Analyst research is alleged to be biased because of conflicts of interest when analysts’ employers underwrite securities for the firms covered. I posit that affiliated analyst optimism should be the strongest for offering firms with a desire to over-inflate stock prices. I hypothesize that a firm’s corporate governance and its CEO incentives are related to the affiliation bias. Using stock recommendations data, I find evidence that the affiliation bias is indeed more pervasive for firms with high CEO wealth sensitivity to stock price (i.e., high CEO delta). The larger affiliation bias for high delta firms remains even after the introduction of regulatory reforms aimed at limiting analyst optimism. There is mixed evidence that firms with poorer corporate governance have more serious analyst affiliation biases. Examining event reactions to recommendations, I find that the market does not sufficiently discount the fact that affiliated analyst optimism is more serious for some firms. I also show post-offering evidence suggestive of quid quo pro in that hyping banks win more future deals for high delta firms while the firm’s CEO makes more insider stock sales.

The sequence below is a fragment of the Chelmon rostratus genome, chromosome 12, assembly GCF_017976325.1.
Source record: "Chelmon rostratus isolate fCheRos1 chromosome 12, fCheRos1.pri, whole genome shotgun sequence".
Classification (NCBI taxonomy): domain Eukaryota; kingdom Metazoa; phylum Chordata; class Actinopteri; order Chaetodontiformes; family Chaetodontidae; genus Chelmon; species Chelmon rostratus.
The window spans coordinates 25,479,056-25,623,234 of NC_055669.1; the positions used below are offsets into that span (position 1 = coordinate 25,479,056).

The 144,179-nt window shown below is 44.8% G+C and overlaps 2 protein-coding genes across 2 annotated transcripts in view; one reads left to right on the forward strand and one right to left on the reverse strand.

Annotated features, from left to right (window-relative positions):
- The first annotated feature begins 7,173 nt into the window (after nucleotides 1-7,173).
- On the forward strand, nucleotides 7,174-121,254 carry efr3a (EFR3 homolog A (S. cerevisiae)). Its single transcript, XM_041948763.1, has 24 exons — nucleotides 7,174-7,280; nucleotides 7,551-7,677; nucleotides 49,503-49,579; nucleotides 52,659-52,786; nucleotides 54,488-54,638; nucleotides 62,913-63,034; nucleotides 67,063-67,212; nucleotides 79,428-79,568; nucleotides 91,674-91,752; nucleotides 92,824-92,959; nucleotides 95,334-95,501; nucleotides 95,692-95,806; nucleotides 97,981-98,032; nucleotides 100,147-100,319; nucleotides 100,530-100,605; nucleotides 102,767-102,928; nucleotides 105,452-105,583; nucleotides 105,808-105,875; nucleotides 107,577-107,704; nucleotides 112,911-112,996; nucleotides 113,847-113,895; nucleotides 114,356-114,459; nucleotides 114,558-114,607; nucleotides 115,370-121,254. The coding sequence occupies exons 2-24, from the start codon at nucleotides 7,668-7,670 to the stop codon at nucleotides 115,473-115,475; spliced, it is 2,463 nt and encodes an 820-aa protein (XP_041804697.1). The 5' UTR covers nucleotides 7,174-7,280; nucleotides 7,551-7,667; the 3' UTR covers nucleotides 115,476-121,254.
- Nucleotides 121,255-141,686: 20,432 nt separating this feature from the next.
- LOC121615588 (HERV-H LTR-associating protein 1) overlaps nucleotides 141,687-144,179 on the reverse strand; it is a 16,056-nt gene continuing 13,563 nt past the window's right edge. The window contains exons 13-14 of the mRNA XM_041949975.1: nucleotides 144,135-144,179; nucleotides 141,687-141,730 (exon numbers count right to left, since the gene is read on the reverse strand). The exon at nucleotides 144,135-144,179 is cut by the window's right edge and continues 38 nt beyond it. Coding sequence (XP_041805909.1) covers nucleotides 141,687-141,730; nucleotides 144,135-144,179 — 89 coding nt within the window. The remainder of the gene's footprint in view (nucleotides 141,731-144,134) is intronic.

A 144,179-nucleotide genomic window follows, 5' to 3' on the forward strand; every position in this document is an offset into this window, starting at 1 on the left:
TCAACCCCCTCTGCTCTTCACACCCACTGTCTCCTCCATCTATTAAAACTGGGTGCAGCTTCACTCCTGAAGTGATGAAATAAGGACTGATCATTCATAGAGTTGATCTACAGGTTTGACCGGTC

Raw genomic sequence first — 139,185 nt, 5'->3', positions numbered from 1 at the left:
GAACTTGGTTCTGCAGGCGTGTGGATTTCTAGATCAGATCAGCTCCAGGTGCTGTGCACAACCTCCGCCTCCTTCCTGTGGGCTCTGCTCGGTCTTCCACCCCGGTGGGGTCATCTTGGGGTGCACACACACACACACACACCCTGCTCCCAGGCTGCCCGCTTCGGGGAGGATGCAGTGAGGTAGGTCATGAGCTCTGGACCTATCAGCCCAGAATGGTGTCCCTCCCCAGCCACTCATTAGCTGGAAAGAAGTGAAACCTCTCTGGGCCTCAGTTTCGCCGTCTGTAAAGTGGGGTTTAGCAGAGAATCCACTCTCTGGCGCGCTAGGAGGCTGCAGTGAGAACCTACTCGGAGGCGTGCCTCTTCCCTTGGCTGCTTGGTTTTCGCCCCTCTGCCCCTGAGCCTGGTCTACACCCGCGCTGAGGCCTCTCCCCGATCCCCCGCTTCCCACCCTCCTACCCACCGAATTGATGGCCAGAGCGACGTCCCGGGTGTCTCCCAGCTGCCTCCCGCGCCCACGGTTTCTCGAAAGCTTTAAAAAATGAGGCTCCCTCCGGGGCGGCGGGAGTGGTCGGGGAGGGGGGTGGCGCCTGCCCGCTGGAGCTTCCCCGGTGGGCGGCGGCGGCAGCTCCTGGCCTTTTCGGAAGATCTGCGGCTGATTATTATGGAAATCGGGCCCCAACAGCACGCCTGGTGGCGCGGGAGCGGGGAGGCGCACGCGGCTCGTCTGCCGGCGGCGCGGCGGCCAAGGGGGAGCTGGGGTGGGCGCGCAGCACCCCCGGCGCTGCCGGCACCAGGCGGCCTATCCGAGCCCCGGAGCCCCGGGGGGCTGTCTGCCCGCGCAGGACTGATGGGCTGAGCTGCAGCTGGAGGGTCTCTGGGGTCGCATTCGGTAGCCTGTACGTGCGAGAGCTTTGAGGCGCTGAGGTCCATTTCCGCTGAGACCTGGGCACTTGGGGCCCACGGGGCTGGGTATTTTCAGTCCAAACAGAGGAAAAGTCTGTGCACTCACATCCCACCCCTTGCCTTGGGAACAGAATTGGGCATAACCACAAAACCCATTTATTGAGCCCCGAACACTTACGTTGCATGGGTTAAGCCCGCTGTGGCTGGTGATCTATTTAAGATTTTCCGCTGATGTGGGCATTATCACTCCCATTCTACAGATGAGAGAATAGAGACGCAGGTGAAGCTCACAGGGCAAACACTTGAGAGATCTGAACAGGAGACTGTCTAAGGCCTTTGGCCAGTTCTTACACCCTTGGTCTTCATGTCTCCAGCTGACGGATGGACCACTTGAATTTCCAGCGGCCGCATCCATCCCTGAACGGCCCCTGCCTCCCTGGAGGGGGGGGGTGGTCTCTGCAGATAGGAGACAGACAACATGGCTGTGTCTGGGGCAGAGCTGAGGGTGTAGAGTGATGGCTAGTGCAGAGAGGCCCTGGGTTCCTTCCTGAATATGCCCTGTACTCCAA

Conflicts of Interest, Affiliation Bias, Security Analysts, Investment banks, Corporate Governance, Biased Research, Stock Recommendations
Finance | Finance and Financial Management
LOH, Kiat Roger.
Hype my stock: Do firms really want biased research?. (2009). 1-39. Research Collection Lee Kong Chian School Of Business.
Available at: http://ink.library.smu.edu.sg/lkcsb_research/5333
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